While the literal meaning is dealing with death, the constant theme is that even though someone dies, his or her memory lives on forever. Whitman frequently recycles words such as burial and immortal. The words have such opposite meanings, and because of that, they both contrast each other, thus making them equally important. This becomes relevant at the end because he concludes with connecting the situation by writing, “Something there is more immortal even than the stars,...Something that shall endure longer even than lustrous Jupiter.” The very act of remembering someone is so powerful that even the lives of stars or planets cannot compare. The characters in this poem emphasis the story and theme dramatically. We believe that the young child and the father represent two opposites in this poem, yet they are both connected with symbolism. The young child represents insecurity and uncertainty, while the father shows hope and guidance. They are holding hands in the poem and we believe that they represent both the positives and the negatives when someone close passes away. The deeper meaning of these characters adds to the gloomy tone established in this piece. The way the poem is organized makes reading it feel like a story. It is split up into 6 paragraph like sections. The first paragraph is an introduction; it explains who, what, where, when. The second paragraph is more abstract and answers the question why. The third paragraph is a combination of the first and second paragraph because it includes straightforward information and figurative details. In addition, the climax occurs. The fifth paragraph includes two rhetorical questions that connect all the given information. Finally, the sixth paragraph concludes what happened and also leaves the reader with some freedom to interpret the situation. We found Whitman’s way of organizing poems was easy to follow because the storyline was constantly moving forward. At the sunny park,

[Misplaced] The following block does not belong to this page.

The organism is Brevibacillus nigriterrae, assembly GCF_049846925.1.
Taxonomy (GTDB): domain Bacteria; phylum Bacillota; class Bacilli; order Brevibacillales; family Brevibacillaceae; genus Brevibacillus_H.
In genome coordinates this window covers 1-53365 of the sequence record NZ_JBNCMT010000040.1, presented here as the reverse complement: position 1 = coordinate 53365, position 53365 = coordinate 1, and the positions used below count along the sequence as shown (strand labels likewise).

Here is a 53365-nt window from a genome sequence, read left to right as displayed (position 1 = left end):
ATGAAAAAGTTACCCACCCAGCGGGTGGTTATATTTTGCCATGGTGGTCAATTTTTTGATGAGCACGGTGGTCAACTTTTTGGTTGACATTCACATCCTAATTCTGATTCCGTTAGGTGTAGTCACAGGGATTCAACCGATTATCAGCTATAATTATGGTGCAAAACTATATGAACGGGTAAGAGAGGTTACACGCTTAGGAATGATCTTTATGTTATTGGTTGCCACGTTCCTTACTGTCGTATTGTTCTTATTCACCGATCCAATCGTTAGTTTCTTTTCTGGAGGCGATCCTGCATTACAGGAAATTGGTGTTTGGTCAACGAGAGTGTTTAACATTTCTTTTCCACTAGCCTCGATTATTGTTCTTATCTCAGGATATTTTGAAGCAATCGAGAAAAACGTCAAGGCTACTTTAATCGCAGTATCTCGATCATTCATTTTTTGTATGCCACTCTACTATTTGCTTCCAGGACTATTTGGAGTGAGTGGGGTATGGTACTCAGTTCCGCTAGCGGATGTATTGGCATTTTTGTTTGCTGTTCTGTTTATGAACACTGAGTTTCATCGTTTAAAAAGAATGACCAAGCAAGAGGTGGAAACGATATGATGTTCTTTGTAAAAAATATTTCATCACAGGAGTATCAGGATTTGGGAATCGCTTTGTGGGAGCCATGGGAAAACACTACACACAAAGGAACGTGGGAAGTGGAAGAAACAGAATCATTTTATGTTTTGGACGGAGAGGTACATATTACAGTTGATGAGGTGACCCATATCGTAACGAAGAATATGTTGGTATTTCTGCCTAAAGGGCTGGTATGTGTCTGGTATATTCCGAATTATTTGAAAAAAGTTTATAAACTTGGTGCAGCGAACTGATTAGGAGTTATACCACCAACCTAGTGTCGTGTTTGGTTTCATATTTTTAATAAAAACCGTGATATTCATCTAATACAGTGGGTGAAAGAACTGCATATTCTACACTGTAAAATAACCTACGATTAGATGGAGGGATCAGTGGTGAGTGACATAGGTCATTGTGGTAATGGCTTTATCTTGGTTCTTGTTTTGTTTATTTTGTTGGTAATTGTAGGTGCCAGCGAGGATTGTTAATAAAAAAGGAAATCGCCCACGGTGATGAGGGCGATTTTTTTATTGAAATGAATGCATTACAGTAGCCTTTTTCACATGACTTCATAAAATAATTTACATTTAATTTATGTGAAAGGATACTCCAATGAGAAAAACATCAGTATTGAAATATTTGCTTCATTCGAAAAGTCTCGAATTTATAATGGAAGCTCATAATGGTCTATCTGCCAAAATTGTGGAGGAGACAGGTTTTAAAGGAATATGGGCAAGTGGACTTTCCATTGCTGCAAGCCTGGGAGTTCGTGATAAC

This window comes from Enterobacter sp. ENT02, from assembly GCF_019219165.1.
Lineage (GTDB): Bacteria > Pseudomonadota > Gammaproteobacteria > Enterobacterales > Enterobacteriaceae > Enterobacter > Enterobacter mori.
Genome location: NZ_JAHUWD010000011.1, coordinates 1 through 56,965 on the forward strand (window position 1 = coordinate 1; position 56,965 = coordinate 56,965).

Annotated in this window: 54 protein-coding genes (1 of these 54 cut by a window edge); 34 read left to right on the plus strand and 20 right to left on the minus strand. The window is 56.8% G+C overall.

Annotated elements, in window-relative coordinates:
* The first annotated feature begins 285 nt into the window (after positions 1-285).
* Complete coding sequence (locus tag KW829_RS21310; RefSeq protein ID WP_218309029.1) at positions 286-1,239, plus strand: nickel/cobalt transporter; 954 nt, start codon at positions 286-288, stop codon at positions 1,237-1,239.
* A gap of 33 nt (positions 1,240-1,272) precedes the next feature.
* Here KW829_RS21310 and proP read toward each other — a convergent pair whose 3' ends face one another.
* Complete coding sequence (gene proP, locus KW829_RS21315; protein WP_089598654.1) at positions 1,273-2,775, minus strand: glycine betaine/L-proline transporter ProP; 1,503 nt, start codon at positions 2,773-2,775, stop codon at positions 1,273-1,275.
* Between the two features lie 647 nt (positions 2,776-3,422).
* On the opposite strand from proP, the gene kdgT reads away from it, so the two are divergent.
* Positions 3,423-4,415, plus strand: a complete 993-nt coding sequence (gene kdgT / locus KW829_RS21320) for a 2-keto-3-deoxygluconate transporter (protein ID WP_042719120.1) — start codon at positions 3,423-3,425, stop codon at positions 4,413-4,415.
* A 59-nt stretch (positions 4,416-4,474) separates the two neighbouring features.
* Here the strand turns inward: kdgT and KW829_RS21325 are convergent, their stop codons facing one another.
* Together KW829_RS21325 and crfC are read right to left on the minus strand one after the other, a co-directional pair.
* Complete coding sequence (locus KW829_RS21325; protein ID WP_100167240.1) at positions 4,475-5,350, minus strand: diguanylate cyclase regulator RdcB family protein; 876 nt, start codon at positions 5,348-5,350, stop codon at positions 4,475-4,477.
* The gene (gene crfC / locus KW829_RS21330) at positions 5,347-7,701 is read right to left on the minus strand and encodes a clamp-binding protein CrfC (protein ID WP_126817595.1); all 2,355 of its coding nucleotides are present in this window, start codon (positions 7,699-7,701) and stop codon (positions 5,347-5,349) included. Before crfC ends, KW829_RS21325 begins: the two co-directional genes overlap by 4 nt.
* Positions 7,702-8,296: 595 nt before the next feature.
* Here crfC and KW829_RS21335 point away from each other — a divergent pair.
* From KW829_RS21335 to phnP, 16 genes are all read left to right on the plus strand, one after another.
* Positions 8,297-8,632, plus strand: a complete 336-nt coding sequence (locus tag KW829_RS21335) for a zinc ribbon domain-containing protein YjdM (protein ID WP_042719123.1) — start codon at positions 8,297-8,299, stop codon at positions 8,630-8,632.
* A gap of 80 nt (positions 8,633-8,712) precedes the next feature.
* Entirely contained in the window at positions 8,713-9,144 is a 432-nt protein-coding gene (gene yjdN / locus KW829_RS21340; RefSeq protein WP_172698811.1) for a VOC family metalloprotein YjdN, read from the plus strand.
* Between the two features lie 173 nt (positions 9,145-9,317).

Jumps the birthday girl with a smile,
Seeing the ribbons, the unopened gift.
Throughout the crowd,
While sparkling eyes, infinite smiles, laughter spreading,
joyous emotions become contagious.
From the park the girl smothering the box of pinks,
Those infinite smiles that escape show love to all,
Giving, graciously giggles.
Giggle, my baby,
With these scissors let me unlock your wishes,
The sparkling eyes, shall long be loved,
They shall not long forget, they
Joy will be revealed, be grateful, appreciate it everyday, the message will be revealed,
They are temporary, all the materials shall dull over time,
The big ones and the small ones shall dull over time, never lasting.
Then Birthday girl will you smile only for the crowd? At the Park